Spaces: Home is where the Art is

By Leila Dougan

A 1950s vintage tow truck with the California license plate “Nomad 45″ stands sentry in Dominique Moody’s driveway across the street from Watts Towers where she lives. The LA-based assemblage artist,  who is legally blind, strides past it and points to a 5,000-pound, flatbed trailer, which for all intents and purposes looks more like a bare theater platform on wheels.

“This trailer is not only going to be a place that shelters me, but it’s actually going to be my art,” she says.

Moody moves about the structure with ease, despite her visual impairment. At the age of 28 she developed a form of juvenile macular degeneration, a genetically based eye condition that has continued to reduce her central vision. She is able to see only within a 10-foot radius;  everything beyond that is a shadowy blur. “Instead of it being an impediment, my visual experience has enhanced my creativity tremendously,” she says.  “While the fact that I have this visual impairment limits the scope of how far I can see, it doesn’t limit where I can be.”



For the past 25 years – nearly half her life – Moody has been in the planning stages for building The Nomad, the name she gives both her mobile home art project and the hardbound catalog about her work. She climbs onto the trailer, marking out with tape on the floor what is soon to be the entrance, the bed and the shower that she and her brother will take on the road this spring.



Moody was initially inspired to create and move into a smaller home by Jay Shafer, pioneer of something called the Tiny House Movement that encourages simple living by moving into spaces as small as 20% of the average American home (the average is 2,700 square feet; he advocates  spaces of about 500 square feet). I’m sure there are people out there who think I’m crazy for living so small but living in this little house has allowed me to totally reinvent my life. Once the heating bills start arriving and maintenance is required, it quickly becomes clear that a little structure is the more affordable way to go by far,” says Shafer, who spends less than $170 to heat his tiny home during cold Iowa winters.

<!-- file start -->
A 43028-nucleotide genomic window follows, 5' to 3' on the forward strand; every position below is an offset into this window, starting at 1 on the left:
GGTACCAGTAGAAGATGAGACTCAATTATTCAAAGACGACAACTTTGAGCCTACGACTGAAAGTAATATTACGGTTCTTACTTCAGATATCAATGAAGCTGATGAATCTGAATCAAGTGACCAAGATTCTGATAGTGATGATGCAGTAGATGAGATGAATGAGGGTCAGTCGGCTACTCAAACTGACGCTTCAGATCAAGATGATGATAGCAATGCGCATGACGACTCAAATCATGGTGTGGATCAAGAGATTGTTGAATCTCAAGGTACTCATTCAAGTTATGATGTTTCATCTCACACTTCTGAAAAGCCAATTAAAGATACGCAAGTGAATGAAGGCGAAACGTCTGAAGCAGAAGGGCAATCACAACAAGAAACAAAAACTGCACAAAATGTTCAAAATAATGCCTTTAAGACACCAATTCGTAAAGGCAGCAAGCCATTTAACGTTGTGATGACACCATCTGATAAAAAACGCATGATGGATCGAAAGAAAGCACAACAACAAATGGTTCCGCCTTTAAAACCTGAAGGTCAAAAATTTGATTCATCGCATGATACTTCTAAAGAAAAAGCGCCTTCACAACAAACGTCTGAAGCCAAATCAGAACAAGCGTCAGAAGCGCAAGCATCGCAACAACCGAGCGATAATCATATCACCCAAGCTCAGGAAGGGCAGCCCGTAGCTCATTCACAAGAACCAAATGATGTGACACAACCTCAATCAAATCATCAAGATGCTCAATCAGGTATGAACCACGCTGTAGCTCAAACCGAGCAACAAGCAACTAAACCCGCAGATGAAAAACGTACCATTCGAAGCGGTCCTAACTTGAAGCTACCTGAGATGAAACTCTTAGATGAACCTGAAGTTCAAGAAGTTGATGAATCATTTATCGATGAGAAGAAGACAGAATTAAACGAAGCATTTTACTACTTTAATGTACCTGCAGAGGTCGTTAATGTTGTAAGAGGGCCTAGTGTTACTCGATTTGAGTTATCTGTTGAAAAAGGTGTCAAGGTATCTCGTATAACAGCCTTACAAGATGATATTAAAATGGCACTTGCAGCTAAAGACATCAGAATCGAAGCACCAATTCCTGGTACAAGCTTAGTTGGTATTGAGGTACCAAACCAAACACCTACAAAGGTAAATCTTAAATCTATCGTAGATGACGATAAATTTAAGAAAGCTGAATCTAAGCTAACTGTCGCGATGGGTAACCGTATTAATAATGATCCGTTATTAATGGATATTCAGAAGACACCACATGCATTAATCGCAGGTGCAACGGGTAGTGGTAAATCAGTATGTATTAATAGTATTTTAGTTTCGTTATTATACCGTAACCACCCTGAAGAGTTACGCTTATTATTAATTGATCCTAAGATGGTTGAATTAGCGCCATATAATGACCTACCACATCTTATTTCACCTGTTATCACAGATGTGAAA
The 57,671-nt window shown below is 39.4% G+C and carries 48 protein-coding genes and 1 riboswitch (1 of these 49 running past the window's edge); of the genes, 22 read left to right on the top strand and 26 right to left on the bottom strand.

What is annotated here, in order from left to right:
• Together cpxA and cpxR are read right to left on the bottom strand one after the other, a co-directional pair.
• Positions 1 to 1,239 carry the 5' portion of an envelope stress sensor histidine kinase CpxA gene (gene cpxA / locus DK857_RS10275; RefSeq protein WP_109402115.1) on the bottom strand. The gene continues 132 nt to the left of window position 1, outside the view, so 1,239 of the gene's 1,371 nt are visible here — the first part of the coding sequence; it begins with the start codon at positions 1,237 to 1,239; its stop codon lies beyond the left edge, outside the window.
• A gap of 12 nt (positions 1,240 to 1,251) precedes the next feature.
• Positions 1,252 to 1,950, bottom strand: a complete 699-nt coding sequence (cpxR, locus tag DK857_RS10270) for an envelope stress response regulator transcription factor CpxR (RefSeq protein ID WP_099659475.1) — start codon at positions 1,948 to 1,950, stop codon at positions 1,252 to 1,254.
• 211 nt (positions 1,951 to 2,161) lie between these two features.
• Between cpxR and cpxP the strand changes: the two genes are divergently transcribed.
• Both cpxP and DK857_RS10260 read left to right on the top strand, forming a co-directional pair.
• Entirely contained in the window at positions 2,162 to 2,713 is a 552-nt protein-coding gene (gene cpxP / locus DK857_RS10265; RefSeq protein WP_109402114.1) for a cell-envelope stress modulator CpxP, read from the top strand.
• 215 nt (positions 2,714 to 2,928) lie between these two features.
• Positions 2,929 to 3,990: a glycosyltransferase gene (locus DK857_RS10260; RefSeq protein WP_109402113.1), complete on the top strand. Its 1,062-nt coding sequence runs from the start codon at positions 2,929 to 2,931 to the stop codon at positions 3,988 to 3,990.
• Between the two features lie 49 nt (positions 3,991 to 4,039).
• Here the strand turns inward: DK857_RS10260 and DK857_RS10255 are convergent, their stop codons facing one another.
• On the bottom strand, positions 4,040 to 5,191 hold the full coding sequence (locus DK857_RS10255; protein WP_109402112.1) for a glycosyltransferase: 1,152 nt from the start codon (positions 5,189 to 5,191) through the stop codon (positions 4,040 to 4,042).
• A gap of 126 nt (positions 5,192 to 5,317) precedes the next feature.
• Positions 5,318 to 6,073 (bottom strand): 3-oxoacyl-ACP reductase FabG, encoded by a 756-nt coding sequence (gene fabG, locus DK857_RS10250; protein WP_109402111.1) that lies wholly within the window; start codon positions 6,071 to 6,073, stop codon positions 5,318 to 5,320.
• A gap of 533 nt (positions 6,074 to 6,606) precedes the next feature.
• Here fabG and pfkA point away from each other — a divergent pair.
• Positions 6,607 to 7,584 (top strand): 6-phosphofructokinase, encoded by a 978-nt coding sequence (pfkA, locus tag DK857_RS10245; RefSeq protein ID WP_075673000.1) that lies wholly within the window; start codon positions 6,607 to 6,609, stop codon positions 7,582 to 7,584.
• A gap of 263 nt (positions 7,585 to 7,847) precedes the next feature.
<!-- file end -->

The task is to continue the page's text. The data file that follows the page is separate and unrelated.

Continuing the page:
Although the demand for downsized houses has steadily grown over the past decade, banks have yet to acknowledge this trend and routinely refuse loans to those wanting to build small houses, which, like Shafer’s, can be as small as 89 square feet. Moody persisted though, and, using the Yellow Pages and phone, she eventually found institutions that would lend her the start-up costs.

“Building a tiny home was done as a way to honor my spirit and liberate myself from debt, “ she says. “This is my 44th address in my life and some people have actually asked me, ‘are you homeless?’ Because their only connection to someone moving around that much is someone who is literally transient; but The Nomad [which is domicile #45, hence the license plate, Nomad 45] is what is creating my stability.”

Born in Germany, she and her family moved when she was four to Philadelphia, where, in order to make ends meet and provide a home for her eight siblings and mother, her father arranged to take over and rehab badly run-down, but formerly elegant three-story houses. The entire family would fully renovate them in exchange for being able to live in them for free. Moody calls this “sweat equity.”

Growing up in these run-down domiciles is where Moody learned to use basic tools. Her parents and eldest brother taught her how to plank floors, hang doors, peel wall paper and dip glass. In order to have a bedroom of their own, each child had to earn it by doing a good job on the room and restoring it to its former glory. Then they had to find their own furnishings, usually gleaned from thrift stores and what had been abandoned on the streets of Philadelphia.

This is how Moody drew inspiration and evolved into an accomplished and revered assemblage artist. “The trash trucks would come through the alleyways and on the front grills would be what was salvaged and taken from the trash. These men would ornament their trash trucks with old dolls, horns and bicycle wheels. It was certainly not considered art with a capital ‘A’, but it was something very visceral to me,” she says.

Moody is currently selling off her artwork and few belongings, because every inch counts in the tiny mobile home. “As a child moving about, people would ask, ‘why do you move all the time?’ And we knew it was not being seen as positive. We decided to say that we’re nomads, “ she says. “To me the word entails first people’s roots about a way of being on and in the earth, moving about and not having boundaries.”



In the meantime, the trailer has been moved to a local lumberyard where the building of the home has commenced. Sounds of drills and hammers wielded by volunteers, and the smell of wood shavings fill the dimly lit shed.

Her hands grip a power drill and she pushes down on the foundation of the trailer, while Dale Davis, a friend and fellow visual artist, hauls in a large piece of lumber. Referring to The Nomad, she says “art is not separate from my everyday life, it is intrinsic in that because you are living and working in the same environment. Often these are raw spaces, or industrial spaces, and there is beauty in that industry.”

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